When you can’t be on a boat, the next best thing is watching a boat play a leading character in a movie. Hollywood has shown love for the boating life in many films over the years, from Overboard to The Wolf of Wall Street. Join us as we look back on some of the best boat movies of all time—and try to find out where the boats are now.

Did your favorite movie make the list?



In this hilarious 1987 romantic comedy directed by Garry Marshall, screen icon Goldie Hawn stars as Joanna Stayton, an entitled and insufferable heiress who basically lives aboard an extravagant, 1980s-tastic yacht with her aloof and self-serving husband, Grant Stayton III (Edward Herrmann). Though the yacht’s spacious and regal living quarters make it look like a palace on the sea, Joanna needs a new closet for her flashy wardrobe. That’s when we meet Dean Proffitt, a carpenter played by Kurt Russell. Joanna is a cruel boss to Dean, and he seeks revenge in an elaborate scheme. Joanna’s nightmare begins when she searches for her wedding ring on deck and accidentally falls overboard in Elk Cove, Oregon, without anyone on the vessel noticing. Suffering from amnesia, Joanna has no idea who she truly is when Dean goes to the hospital and claims she’s his missing wife. Poor Joanna is tasked with taking care of his unruly, hijinks-pulling children in their dumpy home—a far cry from the luxurious life she once led cruising from port to port.

Joanna eventually gets the life she never knew she wanted with Dean, but what about the yacht’s fate? Fittingly named Immaculatta in the movie, the 130-foot YeCats was constructed in 1984 in Hong Kong, making it just a couple years old when the movie was filmed, according to Fast Rewind. It was later purchased by American billionaire Dennis Washington, who owns a collection of yachts named Attessa, Forbes reported in 2016. One of those vessels is the impressive Attessa IV, which he spent an estimated quarter of a billion dollars rebuilding, according to Forbes.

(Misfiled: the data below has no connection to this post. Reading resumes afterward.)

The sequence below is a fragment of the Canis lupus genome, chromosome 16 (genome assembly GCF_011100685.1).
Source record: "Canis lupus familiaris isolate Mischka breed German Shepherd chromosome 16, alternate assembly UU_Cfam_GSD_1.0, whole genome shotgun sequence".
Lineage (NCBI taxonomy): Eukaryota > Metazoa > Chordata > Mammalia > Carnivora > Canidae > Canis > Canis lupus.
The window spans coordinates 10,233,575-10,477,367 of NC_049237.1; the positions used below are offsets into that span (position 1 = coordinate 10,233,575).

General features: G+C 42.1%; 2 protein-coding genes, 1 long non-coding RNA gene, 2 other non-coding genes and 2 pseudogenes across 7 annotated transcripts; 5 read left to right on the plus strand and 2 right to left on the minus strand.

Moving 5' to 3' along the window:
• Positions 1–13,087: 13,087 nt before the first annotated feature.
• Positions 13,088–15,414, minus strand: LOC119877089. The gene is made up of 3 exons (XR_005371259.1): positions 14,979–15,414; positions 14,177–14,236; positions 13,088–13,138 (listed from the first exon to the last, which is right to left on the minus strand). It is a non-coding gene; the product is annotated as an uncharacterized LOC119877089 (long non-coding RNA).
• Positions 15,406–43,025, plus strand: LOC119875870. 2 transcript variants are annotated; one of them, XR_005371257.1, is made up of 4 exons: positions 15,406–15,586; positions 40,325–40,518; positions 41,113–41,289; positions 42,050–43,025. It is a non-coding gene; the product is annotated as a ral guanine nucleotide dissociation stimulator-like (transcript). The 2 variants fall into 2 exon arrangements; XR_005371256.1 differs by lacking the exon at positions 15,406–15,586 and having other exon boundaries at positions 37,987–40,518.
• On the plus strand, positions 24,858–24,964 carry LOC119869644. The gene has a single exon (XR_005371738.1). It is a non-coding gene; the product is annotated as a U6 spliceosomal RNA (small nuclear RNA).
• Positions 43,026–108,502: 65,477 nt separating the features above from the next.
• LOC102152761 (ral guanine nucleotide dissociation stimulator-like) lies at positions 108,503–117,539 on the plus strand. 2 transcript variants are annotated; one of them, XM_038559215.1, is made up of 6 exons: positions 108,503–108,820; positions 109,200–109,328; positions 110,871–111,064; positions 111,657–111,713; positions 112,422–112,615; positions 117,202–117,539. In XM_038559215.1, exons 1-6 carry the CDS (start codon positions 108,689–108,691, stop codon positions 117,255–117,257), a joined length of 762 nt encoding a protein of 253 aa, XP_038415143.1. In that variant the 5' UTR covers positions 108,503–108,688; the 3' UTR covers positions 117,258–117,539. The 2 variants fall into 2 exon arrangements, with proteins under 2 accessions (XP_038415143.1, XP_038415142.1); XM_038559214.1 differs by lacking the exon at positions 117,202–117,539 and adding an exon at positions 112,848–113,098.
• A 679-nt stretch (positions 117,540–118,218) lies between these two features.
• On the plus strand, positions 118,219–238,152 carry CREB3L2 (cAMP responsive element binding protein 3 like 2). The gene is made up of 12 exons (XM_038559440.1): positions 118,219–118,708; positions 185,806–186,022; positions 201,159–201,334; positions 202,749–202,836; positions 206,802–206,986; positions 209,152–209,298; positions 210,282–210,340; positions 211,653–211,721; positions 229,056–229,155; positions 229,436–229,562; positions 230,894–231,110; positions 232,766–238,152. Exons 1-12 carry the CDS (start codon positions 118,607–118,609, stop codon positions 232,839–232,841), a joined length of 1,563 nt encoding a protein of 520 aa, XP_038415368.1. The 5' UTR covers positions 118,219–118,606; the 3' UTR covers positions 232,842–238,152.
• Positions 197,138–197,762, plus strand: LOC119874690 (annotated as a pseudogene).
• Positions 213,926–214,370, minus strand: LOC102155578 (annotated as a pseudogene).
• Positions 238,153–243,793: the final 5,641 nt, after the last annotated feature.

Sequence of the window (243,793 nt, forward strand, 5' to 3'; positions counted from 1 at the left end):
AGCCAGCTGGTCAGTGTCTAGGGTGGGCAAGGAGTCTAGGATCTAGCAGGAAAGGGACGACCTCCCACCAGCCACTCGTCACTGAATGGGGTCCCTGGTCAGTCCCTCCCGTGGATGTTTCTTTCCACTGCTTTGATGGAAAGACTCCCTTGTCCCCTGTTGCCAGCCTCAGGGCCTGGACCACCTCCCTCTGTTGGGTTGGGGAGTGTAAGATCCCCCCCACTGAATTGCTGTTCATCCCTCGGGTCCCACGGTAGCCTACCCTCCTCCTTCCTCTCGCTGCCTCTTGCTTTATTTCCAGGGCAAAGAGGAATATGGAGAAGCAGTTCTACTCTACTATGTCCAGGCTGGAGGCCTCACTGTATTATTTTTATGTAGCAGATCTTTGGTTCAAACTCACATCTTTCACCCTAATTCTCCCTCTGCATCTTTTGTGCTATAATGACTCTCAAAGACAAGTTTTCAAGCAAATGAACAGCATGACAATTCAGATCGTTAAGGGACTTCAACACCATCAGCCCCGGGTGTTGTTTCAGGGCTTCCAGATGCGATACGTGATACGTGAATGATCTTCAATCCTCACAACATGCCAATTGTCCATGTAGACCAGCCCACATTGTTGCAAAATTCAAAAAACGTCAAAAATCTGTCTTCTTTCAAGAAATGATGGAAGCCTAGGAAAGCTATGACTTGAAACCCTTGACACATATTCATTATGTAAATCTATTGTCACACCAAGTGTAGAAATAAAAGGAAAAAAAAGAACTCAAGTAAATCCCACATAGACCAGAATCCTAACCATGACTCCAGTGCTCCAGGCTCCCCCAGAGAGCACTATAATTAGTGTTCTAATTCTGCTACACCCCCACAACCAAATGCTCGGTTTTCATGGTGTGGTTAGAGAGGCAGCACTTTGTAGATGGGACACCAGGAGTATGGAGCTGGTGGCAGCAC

Though the Wolfgang Petersen-directed disaster film was criticized as, well, a disaster by many critics upon its release in 2006, its impressive use of CGI gives audiences a front row to the capsizing of a boat. Poseidon—the third film adaptation of Paul Gallico's 1969 novel The Poseidon Adventure—even earned an Academy Award nomination for Best Visual Effects.

Kurt Russell must have a thing for boat movies, because he stars in the movie as former New York City Mayor and firefighter Robert Ramsey, whose daughter Jennifer (Emmy Rossum) and her boyfriend Christian (Mike Vogel) join him on voyage aboard the RMS Poseidon. Their transatlantic trip goes terribly wrong, however, when a humongous wave capsizes the ship.

The RMS Poseidon doesn’t actually exist—it’s the work of Hollywood magic—but the design of its rooms draws great inspiration from the Queen Mary 2, the regal flagship of the British Cunard Line. At 1,132 feet, it was once the world’s largest ocean liner, and you too can experience its beauty on the seas by booking a trip.


Many an impressive yacht have been featured in the James Bond franchise over the past few decades, and one of the most recent is the 183-foot Regina by Med Yachts. This gorgeous wooden vessel makes an impression as the Chimera in 2012’s Skyfall starring Daniel Craig, the sixth actor to portray the man who prefers his martinis “shaken, not stirred.” Imagine sipping your martini abroad Pruva Yachting’s Regina, which features six guest cabins and a movie-ready sundeck with the seal of approval from the world’s most famous spy. Sure, the yacht transports Bond to a scary island enclave off the coast of Macau in East Asia for villain Raoul Silva (Javier Bardem), but his time aboard the boat with Sévérine (Bérénice Lim Marlohe), Raoul’s mistress, is nothing short of breathtaking. And you can recreate that shower scene in real life, as Regina is available for charter in the Mediterranean—think Croatia, France, Greece, Monaco, Montenegro, and Turkey—starting at about $92,000 per week in the low season and $122,500 in the high season.